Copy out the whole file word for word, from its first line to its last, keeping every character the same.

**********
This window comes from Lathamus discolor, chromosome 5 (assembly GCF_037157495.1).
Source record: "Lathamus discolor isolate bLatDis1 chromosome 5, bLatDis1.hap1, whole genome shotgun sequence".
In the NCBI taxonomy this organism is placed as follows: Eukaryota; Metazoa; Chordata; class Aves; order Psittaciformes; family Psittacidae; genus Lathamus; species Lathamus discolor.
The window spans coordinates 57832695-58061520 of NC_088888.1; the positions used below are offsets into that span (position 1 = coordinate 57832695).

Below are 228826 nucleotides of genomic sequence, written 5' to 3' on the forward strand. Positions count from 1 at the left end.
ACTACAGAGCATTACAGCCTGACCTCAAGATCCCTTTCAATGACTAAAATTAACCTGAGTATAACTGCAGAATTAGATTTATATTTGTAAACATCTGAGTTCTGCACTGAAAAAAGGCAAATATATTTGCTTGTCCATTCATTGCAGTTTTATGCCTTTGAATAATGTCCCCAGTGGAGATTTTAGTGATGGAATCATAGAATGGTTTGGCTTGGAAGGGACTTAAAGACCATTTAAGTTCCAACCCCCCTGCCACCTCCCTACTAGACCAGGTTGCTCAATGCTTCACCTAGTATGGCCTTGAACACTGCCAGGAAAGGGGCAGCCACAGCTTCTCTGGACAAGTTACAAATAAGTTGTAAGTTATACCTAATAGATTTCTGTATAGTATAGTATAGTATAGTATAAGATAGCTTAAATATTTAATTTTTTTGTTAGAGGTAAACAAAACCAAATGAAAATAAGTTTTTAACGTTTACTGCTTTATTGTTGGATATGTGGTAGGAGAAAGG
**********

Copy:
This window comes from Lathamus discolor, chromosome 5 (assembly GCF_037157495.1).
Source record: "Lathamus discolor isolate bLatDis1 chromosome 5, bLatDis1.hap1, whole genome shotgun sequence".
In the NCBI taxonomy this organism is placed as follows: Eukaryota; Metazoa; Chordata; class Aves; order Psittaciformes; family Psittacidae; genus Lathamus; species Lathamus discolor.
The window spans coordinates 57832695-58061520 of NC_088888.1; the positions used below are offsets into that span (position 1 = coordinate 57832695).

Below are 228826 nucleotides of genomic sequence, written 5' to 3' on the forward strand. Positions count from 1 at the left end.
ACTACAGAGCATTACAGCCTGACCTCAAGATCCCTTTCAATGACTAAAATTAACCTGAGTATAACTGCAGAATTAGATTTATATTTGTAAACATCTGAGTTCTGCACTGAAAAAAGGCAAATATATTTGCTTGTCCATTCATTGCAGTTTTATGCCTTTGAATAATGTCCCCAGTGGAGATTTTAGTGATGGAATCATAGAATGGTTTGGCTTGGAAGGGACTTAAAGACCATTTAAGTTCCAACCCCCCTGCCACCTCCCTACTAGACCAGGTTGCTCAATGCTTCACCTAGTATGGCCTTGAACACTGCCAGGAAAGGGGCAGCCACAGCTTCTCTGGACAAGTTACAAATAAGTTGTAAGTTATACCTAATAGATTTCTGTATAGTATAGTATAGTATAGTATAAGATAGCTTAAATATTTAATTTTTTTGTTAGAGGTAAACAAAACCAAATGAAAATAAGTTTTTAACGTTTACTGCTTTATTGTTGGATATGTGGTAGGAGAAAGG